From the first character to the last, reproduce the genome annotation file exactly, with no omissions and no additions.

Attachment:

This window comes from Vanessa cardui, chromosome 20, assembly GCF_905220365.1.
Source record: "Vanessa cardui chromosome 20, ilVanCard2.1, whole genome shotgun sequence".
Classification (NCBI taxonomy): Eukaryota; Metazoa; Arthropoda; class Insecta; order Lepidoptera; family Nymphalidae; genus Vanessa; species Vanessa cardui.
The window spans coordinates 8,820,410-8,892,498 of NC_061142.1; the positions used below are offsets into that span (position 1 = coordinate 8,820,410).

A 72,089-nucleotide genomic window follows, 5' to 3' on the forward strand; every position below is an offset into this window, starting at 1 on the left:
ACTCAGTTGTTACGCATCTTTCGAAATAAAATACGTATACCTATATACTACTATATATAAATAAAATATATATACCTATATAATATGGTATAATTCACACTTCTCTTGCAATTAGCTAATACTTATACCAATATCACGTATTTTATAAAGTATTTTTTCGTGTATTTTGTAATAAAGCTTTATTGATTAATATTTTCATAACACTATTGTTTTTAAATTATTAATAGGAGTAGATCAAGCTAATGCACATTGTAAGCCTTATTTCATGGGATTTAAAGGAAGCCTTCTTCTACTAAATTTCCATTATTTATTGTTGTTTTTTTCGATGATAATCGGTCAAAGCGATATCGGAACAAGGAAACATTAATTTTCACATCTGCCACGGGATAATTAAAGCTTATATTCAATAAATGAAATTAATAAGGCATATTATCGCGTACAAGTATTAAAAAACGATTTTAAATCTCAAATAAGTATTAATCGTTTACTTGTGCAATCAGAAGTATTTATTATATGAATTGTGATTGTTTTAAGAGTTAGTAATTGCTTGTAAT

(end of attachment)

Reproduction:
This window comes from Vanessa cardui, chromosome 20, assembly GCF_905220365.1.
Source record: "Vanessa cardui chromosome 20, ilVanCard2.1, whole genome shotgun sequence".
Classification (NCBI taxonomy): Eukaryota; Metazoa; Arthropoda; class Insecta; order Lepidoptera; family Nymphalidae; genus Vanessa; species Vanessa cardui.
The window spans coordinates 8,820,410-8,892,498 of NC_061142.1; the positions used below are offsets into that span (position 1 = coordinate 8,820,410).

A 72,089-nucleotide genomic window follows, 5' to 3' on the forward strand; every position below is an offset into this window, starting at 1 on the left:
ACTCAGTTGTTACGCATCTTTCGAAATAAAATACGTATACCTATATACTACTATATATAAATAAAATATATATACCTATATAATATGGTATAATTCACACTTCTCTTGCAATTAGCTAATACTTATACCAATATCACGTATTTTATAAAGTATTTTTTCGTGTATTTTGTAATAAAGCTTTATTGATTAATATTTTCATAACACTATTGTTTTTAAATTATTAATAGGAGTAGATCAAGCTAATGCACATTGTAAGCCTTATTTCATGGGATTTAAAGGAAGCCTTCTTCTACTAAATTTCCATTATTTATTGTTGTTTTTTTCGATGATAATCGGTCAAAGCGATATCGGAACAAGGAAACATTAATTTTCACATCTGCCACGGGATAATTAAAGCTTATATTCAATAAATGAAATTAATAAGGCATATTATCGCGTACAAGTATTAAAAAACGATTTTAAATCTCAAATAAGTATTAATCGTTTACTTGTGCAATCAGAAGTATTTATTATATGAATTGTGATTGTTTTAAGAGTTAGTAATTGCTTGTAAT